Forum for Science, Industry and Business

Sponsored by:     3M 
Search our Site:

 

Study shows image fusion-guided biopsy improves accuracy of prostate cancer diagnosis

22.05.2014

A recent study by investigators from LIJ Medical Center demonstrated that using magnetic resonance imaging (MRI) in men with an elevated prostate specific antigen (PSA) resulted in a prostate cancer detection rate that was twice as high as data reported in the March 1999 Prostate journal that analyzed men undergoing the standard 12-core biopsy with an elevated PSA. Physicians in the recent trial used a targeted approach to evaluate prostate cancer that combines MR imaging and transrectal ultrasound fusion guided prostate biopsy.

Given the limitations of the PSA blood test and the standard 12-core ultrasound biopsies for detecting prostate cancer, researchers evaluated the initial 105 men eligible for the clinical trial using a new targeted prostate fusion biopsy method.

The study, which will appear in the June issue of the Journal of Urology, showed that prostate cancer was detected in 62 percent of men tested in the latest trial vs. 30 percent in the general population as reported in the 1999 Prostate journal.

"The results of the phase III clinical trial show that a target fusion biopsy detects more clinically significant prostate cancer," said Art Rastinehad, DO, principal investigator of the study and director of interventonal urologic oncology at North Shore-LIJ's Arthur Smith Institute for Urology, in New Hyde Park, NY. "This is the type of cancer that patients may benefit from treatment compared to other patients with low grade and low volume prostate cancer."

Investigators used the UroNav system, which combines MRI and ultrasound imaging to better identify areas not revealed by the standard, 12-core biopsy procedure. A field generator, similar to a GPS device, is placed over the patient's hip to guide the biopsy. The MRI and ultrasound images are overlaid in real-time, which provide an evaluation of 100 percent of the prostate gland to get the most accurate diagnosis possible.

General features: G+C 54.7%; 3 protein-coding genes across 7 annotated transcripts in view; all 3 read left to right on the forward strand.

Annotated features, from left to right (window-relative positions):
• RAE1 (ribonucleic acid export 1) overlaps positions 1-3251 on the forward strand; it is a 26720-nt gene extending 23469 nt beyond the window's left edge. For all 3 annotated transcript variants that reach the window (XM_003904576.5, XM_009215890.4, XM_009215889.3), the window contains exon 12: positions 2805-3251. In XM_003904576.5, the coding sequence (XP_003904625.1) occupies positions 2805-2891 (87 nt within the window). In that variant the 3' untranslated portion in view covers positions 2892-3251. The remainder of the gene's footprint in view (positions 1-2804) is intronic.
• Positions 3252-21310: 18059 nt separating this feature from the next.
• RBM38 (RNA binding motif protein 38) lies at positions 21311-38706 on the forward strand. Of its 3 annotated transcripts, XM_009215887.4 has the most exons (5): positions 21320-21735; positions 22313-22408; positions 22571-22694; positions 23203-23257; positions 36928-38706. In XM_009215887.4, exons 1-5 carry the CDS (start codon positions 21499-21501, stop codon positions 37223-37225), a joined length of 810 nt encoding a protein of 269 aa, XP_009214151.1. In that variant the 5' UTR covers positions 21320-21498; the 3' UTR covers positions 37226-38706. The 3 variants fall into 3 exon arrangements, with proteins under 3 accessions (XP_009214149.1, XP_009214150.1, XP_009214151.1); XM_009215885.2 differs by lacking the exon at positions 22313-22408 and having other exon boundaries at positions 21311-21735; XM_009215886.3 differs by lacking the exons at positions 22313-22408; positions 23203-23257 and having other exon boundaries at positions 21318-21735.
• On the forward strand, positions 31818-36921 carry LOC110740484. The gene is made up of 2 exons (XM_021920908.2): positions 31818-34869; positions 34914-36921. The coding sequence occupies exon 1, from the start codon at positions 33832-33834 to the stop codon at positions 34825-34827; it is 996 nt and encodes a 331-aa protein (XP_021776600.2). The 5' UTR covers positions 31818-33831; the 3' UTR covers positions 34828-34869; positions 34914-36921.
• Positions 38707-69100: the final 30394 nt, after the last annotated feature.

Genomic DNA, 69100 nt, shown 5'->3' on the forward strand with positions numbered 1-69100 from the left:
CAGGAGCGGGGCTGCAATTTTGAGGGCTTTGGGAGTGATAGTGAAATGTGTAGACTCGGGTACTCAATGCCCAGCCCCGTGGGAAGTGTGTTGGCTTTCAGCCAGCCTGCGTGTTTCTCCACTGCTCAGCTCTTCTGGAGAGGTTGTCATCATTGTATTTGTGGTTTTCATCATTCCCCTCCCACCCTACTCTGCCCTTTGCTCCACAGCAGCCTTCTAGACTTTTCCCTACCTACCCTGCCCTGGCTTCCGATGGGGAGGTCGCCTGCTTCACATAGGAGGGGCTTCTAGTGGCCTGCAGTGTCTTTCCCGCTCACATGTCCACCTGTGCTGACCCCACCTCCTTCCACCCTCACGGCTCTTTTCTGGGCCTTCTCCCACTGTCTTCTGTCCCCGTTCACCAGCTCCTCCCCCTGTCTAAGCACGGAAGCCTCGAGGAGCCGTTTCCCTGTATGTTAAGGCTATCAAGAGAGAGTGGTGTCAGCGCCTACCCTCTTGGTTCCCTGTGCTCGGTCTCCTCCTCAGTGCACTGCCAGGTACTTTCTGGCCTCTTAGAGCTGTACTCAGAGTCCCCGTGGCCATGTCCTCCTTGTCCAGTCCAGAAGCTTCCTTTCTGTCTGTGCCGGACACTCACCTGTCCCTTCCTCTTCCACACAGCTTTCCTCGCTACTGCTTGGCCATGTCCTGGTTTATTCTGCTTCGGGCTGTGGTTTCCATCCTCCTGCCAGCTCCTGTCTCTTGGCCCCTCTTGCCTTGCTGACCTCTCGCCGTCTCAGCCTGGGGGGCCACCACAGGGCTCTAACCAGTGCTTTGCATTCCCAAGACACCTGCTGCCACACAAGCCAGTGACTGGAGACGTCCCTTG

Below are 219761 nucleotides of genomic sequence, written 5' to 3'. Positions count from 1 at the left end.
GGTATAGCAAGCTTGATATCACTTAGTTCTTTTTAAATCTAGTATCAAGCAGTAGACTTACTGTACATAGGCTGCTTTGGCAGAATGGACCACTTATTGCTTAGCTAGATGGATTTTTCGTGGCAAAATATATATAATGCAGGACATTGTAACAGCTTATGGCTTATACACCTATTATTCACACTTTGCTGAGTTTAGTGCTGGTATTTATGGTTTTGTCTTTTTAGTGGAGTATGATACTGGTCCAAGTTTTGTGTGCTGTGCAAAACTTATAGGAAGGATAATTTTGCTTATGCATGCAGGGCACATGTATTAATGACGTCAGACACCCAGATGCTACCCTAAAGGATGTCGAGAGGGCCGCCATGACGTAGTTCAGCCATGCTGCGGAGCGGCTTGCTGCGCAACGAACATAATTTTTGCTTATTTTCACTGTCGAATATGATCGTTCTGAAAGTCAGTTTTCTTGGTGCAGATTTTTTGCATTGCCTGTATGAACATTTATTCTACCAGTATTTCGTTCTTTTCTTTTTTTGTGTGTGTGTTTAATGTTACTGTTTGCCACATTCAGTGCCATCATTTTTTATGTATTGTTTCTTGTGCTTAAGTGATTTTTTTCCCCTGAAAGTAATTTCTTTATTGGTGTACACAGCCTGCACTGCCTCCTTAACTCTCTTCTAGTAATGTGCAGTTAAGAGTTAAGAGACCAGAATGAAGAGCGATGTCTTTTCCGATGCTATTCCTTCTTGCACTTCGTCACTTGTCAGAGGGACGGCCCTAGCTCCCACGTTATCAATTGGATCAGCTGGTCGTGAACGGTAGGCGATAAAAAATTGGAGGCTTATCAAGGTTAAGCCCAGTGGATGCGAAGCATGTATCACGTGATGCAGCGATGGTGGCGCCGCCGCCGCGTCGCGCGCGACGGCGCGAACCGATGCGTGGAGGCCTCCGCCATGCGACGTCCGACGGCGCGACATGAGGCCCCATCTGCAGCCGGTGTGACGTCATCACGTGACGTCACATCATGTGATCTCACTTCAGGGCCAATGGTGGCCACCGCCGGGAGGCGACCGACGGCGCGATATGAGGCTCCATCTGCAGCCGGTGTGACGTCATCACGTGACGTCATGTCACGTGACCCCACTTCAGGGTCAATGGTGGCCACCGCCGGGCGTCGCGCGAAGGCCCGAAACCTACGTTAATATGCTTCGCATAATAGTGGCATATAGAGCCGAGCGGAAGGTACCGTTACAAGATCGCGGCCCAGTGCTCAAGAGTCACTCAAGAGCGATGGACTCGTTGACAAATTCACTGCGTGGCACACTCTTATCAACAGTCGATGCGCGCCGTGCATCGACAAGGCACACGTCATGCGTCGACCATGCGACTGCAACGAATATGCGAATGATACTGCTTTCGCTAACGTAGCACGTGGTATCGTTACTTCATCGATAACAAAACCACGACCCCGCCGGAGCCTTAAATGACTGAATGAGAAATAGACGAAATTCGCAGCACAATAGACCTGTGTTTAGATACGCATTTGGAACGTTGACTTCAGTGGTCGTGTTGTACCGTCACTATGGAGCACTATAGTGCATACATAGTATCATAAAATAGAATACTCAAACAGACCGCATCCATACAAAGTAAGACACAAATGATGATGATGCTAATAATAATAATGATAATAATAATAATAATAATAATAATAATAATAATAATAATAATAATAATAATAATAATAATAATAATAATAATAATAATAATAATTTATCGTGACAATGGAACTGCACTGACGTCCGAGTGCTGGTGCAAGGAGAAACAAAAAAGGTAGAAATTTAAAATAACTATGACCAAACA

"The study also showed that in situations when the 12-core biopsy did not detect cancer, the fusion biopsy detected cancer in 15 percent of cases and in these cases, 85 percent were clinically significant," Dr. Rastinehad said.

Dr. Rastinehad credits the quality of the multiparametric prostate MR imaging as one of the key factors in the outcomes of the study, which resulted in excellent prostate cancer detection rates as compared to data from other institutions using the fusion biopsy technology.

"The MRI creates the road map to target specific areas within the prostate," Dr Rastinehad said. "Some patients with previous multiple negative prostate biopsies have cancer outside the usual areas sampled on the standard biopsy so the new technology takes away the mystery of a diagnosis."

Dr. Rastinehad noted the challenge in the study was trying to reproduce the high quality MRI results the National Institutes of Health has established, extending thanks for researches there for assistance in LIJ's research.

"Our study results are very promising," Dr. Rastinehad. "There is no question that a targeted approach will yield more cancer and actually more clinical significant cancer. Our next challenge is to perform a randonmized control trial to see if MR imaging for screening combined with a fusion biopsy can be applied to the broader patient population."

###

To view the abstract: "Improving Detection of Clinically Significant Prostate Cancer: Magnetic Resonance Imaging/Transrectal Ultrasound Fusion Guided Prostate Biopsy."

A copy of the study is available is available on request.

Acknowledgements: Invivo provided research equipment. NIH Molecular Imaging Program, Urological Oncology Branch and Center for Image Guided Oncology assisted with initial program support.

Betty Olt | Eurek Alert!

Further reports about: Island MRI Oncology biopsies biopsy diagnosis prostate significant